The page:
Bob Lind, Published May 20 2012
Lind: Jargon from any field can be frustrating
But like you, it also gets junk mail. Including catalogs.
One of those catalogs was for women’s clothing, which obviously came to the wrong desk, since the writer of this column is a male.
But hey, this writer has a wife. Maybe there’s something in there she’d like.
So the catalog was skimmed through. And a problem developed.
Pictures of the garments were helpful. But not the descriptions. At least for a guy. Examples:
A blouse was described as having a “dart-curved waist.” What’s a dart-curved waist?
Another blouse has a “georgette top.” Huh?
A pair of pants had a “relaxed hip and thigh.” Right. The rest of her can be tensed up, but not her hip and thigh.
Well, how about a “faux wrap top?” Phooey.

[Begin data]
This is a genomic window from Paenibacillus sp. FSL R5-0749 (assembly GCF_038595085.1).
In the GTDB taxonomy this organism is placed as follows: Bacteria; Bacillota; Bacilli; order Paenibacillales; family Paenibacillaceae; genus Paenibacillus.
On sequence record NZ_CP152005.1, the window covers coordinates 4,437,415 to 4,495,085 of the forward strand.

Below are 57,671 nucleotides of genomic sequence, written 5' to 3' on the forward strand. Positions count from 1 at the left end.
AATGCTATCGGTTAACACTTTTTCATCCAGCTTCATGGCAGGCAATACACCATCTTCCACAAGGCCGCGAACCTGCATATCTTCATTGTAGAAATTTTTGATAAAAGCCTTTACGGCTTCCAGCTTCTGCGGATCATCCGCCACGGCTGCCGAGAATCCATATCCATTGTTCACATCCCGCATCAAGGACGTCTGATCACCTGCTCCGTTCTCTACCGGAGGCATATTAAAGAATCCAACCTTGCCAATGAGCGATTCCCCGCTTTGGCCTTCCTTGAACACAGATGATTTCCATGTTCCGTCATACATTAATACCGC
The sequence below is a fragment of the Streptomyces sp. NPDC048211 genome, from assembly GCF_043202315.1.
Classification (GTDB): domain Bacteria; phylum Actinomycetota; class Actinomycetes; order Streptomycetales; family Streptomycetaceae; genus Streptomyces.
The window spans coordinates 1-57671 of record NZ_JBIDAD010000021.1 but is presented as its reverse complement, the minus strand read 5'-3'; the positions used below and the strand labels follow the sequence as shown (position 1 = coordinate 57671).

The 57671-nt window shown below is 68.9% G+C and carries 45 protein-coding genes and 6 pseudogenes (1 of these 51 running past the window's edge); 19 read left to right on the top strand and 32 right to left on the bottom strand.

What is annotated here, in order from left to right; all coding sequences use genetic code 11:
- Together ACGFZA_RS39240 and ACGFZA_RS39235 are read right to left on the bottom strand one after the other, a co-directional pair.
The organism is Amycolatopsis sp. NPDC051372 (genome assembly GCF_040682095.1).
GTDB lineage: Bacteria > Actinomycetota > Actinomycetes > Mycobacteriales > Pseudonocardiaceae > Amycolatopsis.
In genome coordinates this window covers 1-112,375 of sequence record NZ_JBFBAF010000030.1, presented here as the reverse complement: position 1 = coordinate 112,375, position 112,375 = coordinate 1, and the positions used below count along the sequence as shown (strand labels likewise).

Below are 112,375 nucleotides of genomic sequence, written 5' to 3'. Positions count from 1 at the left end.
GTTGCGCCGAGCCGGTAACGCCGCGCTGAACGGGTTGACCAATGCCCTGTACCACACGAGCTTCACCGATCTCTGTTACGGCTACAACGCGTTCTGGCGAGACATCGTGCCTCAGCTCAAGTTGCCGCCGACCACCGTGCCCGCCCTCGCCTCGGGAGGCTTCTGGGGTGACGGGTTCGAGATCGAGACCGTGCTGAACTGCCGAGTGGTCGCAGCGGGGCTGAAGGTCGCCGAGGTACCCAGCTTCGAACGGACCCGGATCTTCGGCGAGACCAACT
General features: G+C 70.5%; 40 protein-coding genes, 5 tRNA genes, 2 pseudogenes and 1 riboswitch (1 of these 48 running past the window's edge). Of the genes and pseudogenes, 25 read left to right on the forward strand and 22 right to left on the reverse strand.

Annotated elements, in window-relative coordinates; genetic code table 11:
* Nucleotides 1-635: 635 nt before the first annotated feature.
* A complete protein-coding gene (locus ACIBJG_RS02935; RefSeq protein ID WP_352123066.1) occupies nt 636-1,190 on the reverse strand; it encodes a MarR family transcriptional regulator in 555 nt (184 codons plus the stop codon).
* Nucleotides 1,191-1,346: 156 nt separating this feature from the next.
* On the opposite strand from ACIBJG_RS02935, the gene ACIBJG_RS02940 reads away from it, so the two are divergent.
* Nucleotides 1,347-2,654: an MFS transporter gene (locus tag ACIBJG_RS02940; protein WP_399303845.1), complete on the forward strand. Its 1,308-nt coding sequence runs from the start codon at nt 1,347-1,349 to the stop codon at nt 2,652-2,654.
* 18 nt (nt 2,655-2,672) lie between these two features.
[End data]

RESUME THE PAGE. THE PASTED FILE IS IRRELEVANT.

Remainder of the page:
Then there’s a dress with a waist that is “ruched.” Makes you want to rush right out and get one, right?
Neighbors has no clue what all this means. Guess it will have to turn this over to The Forum’s SheSays section, which probably has a handle on dart-curved and ruched waists.
What’s the Diff?
But women’s catalogs aren’t alone in being unfathomable. So are medical abbreviations.
Neighbors has a note from a doctor advising lab work.
The lab tests, the letter says, should include these (whatever they are):
“UA (microscopic, if indicated); ALT (GPT); BMP” and, of course, “CBC w/o Diff.”
Definitely, you don’t want Diff with your CBC. Any more than a woman wants a dress with a waist that isn’t ruched.
If you have an item of interest for this column, mail it to Neighbors, The Forum, Box 2020, Fargo, ND 58107; fax it to (701) 241-5487; or email firstname.lastname@example.org